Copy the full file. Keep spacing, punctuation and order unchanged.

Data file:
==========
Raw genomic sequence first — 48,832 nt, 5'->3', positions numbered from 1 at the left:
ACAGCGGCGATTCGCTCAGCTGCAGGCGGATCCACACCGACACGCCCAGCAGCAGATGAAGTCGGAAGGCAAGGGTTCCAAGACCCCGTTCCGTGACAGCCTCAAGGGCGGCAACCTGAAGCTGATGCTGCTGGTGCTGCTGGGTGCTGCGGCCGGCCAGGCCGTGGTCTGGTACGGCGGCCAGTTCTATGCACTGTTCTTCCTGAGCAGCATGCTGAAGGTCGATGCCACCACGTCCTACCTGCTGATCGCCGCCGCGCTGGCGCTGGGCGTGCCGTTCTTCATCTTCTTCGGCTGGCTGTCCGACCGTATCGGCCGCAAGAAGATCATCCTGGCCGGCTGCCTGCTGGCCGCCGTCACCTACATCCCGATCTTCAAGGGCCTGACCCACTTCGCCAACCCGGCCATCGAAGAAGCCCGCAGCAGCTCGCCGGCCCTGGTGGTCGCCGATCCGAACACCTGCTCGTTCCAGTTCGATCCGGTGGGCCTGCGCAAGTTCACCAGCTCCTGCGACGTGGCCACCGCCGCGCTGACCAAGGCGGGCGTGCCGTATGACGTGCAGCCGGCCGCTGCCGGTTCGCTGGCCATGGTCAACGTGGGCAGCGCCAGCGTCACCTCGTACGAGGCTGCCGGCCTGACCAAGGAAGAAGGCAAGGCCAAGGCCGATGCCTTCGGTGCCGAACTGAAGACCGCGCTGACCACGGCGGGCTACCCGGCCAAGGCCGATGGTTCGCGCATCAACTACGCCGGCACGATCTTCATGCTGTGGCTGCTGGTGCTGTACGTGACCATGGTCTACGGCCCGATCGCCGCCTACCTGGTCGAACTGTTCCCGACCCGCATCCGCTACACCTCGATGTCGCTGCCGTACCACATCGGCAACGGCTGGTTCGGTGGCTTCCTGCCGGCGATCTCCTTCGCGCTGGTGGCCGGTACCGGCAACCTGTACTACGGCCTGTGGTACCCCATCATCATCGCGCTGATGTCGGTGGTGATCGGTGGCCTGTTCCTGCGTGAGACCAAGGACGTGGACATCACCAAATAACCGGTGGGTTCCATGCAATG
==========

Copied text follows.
Raw genomic sequence first — 48,832 nt, 5'->3', positions numbered from 1 at the left:
ACAGCGGCGATTCGCTCAGCTGCAGGCGGATCCACACCGACACGCCCAGCAGCAGATGAAGTCGGAAGGCAAGGGTTCCAAGACCCCGTTCCGTGACAGCCTCAAGGGCGGCAACCTGAAGCTGATGCTGCTGGTGCTGCTGGGTGCTGCGGCCGGCCAGGCCGTGGTCTGGTACGGCGGCCAGTTCTATGCACTGTTCTTCCTGAGCAGCATGCTGAAGGTCGATGCCACCACGTCCTACCTGCTGATCGCCGCCGCGCTGGCGCTGGGCGTGCCGTTCTTCATCTTCTTCGGCTGGCTGTCCGACCGTATCGGCCGCAAGAAGATCATCCTGGCCGGCTGCCTGCTGGCCGCCGTCACCTACATCCCGATCTTCAAGGGCCTGACCCACTTCGCCAACCCGGCCATCGAAGAAGCCCGCAGCAGCTCGCCGGCCCTGGTGGTCGCCGATCCGAACACCTGCTCGTTCCAGTTCGATCCGGTGGGCCTGCGCAAGTTCACCAGCTCCTGCGACGTGGCCACCGCCGCGCTGACCAAGGCGGGCGTGCCGTATGACGTGCAGCCGGCCGCTGCCGGTTCGCTGGCCATGGTCAACGTGGGCAGCGCCAGCGTCACCTCGTACGAGGCTGCCGGCCTGACCAAGGAAGAAGGCAAGGCCAAGGCCGATGCCTTCGGTGCCGAACTGAAGACCGCGCTGACCACGGCGGGCTACCCGGCCAAGGCCGATGGTTCGCGCATCAACTACGCCGGCACGATCTTCATGCTGTGGCTGCTGGTGCTGTACGTGACCATGGTCTACGGCCCGATCGCCGCCTACCTGGTCGAACTGTTCCCGACCCGCATCCGCTACACCTCGATGTCGCTGCCGTACCACATCGGCAACGGCTGGTTCGGTGGCTTCCTGCCGGCGATCTCCTTCGCGCTGGTGGCCGGTACCGGCAACCTGTACTACGGCCTGTGGTACCCCATCATCATCGCGCTGATGTCGGTGGTGATCGGTGGCCTGTTCCTGCGTGAGACCAAGGACGTGGACATCACCAAATAACCGGTGGGTTCCATGCAATG